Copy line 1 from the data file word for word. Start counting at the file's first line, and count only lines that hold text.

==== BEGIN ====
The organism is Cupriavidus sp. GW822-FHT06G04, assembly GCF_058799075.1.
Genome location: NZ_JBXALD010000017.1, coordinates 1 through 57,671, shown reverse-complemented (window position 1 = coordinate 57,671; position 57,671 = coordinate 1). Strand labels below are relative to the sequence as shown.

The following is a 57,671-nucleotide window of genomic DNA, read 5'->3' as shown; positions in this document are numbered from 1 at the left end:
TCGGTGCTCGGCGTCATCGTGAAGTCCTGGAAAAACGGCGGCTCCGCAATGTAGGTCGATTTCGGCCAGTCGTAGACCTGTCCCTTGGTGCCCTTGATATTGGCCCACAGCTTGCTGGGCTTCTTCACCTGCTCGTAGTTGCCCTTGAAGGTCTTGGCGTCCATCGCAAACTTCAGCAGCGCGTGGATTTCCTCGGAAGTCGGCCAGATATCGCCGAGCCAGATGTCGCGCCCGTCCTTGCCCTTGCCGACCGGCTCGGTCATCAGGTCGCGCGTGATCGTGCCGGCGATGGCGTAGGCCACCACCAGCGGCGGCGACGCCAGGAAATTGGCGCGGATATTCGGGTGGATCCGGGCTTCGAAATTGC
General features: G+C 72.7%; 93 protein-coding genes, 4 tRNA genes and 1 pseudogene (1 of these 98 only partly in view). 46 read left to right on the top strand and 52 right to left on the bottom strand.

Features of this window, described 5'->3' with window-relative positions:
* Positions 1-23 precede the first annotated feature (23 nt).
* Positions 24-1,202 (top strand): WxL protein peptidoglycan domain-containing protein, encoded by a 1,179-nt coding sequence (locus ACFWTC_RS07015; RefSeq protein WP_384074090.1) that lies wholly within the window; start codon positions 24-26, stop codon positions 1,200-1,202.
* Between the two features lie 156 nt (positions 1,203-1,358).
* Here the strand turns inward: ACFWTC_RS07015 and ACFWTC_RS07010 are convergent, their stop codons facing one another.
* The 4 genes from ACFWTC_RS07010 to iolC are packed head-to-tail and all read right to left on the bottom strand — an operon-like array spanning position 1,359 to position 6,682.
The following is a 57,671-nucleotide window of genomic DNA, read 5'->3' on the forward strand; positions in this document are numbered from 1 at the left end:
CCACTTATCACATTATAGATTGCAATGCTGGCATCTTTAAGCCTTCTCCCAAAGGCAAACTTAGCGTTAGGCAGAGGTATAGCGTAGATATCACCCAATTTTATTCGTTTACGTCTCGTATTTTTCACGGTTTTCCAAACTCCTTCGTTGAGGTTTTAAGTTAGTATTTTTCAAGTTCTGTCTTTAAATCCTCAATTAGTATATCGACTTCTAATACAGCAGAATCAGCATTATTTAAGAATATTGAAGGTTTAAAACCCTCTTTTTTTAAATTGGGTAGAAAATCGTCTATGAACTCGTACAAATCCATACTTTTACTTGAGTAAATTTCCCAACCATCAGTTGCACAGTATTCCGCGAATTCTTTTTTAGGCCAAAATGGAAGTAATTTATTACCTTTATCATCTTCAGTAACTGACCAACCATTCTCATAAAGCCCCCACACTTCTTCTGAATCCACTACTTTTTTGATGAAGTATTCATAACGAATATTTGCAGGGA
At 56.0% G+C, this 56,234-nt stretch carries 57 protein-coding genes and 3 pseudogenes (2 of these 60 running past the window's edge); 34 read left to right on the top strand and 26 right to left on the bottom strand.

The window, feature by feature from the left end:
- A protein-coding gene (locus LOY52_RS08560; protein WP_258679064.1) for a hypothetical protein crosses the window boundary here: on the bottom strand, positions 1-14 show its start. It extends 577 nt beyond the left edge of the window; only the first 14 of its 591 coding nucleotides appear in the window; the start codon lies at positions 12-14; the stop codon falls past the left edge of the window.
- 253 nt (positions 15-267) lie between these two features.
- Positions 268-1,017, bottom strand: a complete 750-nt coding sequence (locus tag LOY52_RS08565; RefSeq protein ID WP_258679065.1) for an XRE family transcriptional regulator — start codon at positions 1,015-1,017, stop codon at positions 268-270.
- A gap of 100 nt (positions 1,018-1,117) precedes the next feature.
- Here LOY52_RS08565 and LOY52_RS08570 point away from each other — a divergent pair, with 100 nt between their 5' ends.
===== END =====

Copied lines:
The organism is Cupriavidus sp. GW822-FHT06G04, assembly GCF_058799075.1.